I kinda get the Jojo Moyes and David Nicholls tagline reference too – but Kavanagh just isn’t as good or charming a writer as those two. I’m sorry, she’s just not. For one thing, Moyes and Nicholls know how to intersect weighty social commentary with addictive, romantic subplots – and they do that very well. Kavanagh’s attempts in ‘Don’t Get Me Wrong’ are clunky … I mean; a socialist-idealist and a London banker? Really? Especially when part of the book is set in the Global Financial Crisis of 07-08? Urgh.
Kavanagh’s third-person narrative is also hard to get through. There’s little finesse, especially in timeline-transitions. On more than one occasion I was pulled up short trying to figure out how the characters went from anticipating an event in one paragraph, to rehashing how it all played out in another. It even took me a couple of pages to realise that at one point, Harry had actually moved from London to Manhattan because following those timeline-leaps is just a headache.
She’s also quite fond of rambling thoughts – or, rather, letting characters express rambling thoughts that just come out of nowhere and left me scratching my head. Like this monologue on why people only ever laugh awkwardly when female comics do sex-stuff in their stand-up:
So sex gets a laugh because it’s like food – enjoyable, but with negative side effects. Like going out for a curry. You pile everything in, chew it, swallow it, sit there belching, burping and farting, and finally end up on the toilet. Overall, as an experience, you might rate it at ninety per cent, but not because of the gassy parts.
Her similes are also awful, and there are an awful lot of them. Like this one, in which she compares a toddler to an elderly colonel;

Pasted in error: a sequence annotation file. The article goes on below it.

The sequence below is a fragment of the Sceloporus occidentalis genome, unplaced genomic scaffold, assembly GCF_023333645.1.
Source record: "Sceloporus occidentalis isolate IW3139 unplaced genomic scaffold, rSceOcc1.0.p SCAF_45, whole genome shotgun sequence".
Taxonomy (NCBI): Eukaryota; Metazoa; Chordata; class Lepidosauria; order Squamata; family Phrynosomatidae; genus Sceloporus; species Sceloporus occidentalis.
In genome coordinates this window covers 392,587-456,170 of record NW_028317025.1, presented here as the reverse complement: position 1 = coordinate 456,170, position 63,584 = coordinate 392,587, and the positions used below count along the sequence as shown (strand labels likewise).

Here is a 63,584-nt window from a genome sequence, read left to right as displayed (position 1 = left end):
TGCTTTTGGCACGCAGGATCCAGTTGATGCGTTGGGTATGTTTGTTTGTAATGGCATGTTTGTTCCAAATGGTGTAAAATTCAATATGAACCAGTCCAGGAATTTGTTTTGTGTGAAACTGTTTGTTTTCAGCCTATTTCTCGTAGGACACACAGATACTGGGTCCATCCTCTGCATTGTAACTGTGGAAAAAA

He seemed to experience the world as interesting but excessive. Loud noises, extreme weather and extravagant displays of affection all made him frown, like an elderly colonel who catches sight of a young woman in a very short skirt and isn’t sure whether to complain or applaud.
The similes are especially painful when they try to be profound. She’d have been better off just writing; ‘it was like this thing that I’m trying to express and whatever the opposite of that thing is’. Instead we get;
He took in her short blonde hair, her fine cheekbones, her determined chin, and it was like looking at a photograph of someone he didn’t know. It was like being presented with evidence of something that was obvious but that he’d always chosen to ignore.
Clunky prose style is the main problem with this book, or at least it was for me. I don’t know if it was third-person that she struggled with, but there was no eloquence or spark on the page. She’s no Jojo Moyes, David Nicholls or Jane Austen, that’s for sure;
‘Don’t you remember? I’m the rich banker. The one who pays.’
Oh, she thought wearily. So we’re back here again. She had a picture in her mind of a soldier in filthy battle dress bending down to pick up his gun.
And the characters are all pretty awful and one-dimensional. The author is so determined to hit home this ‘judging people before you get to know them’ concept that Kim has no flexibility throughout the book, she remains determinedly awful for her insistence on misjudging Harry …. and Harry, well – did I mention he’s a banker during the global financial crisis? Yeah – and pretty cardboard to boot. Eva was likewise a non-character for being a caricature hippie; a waifish free-spirit.
I did not like this book.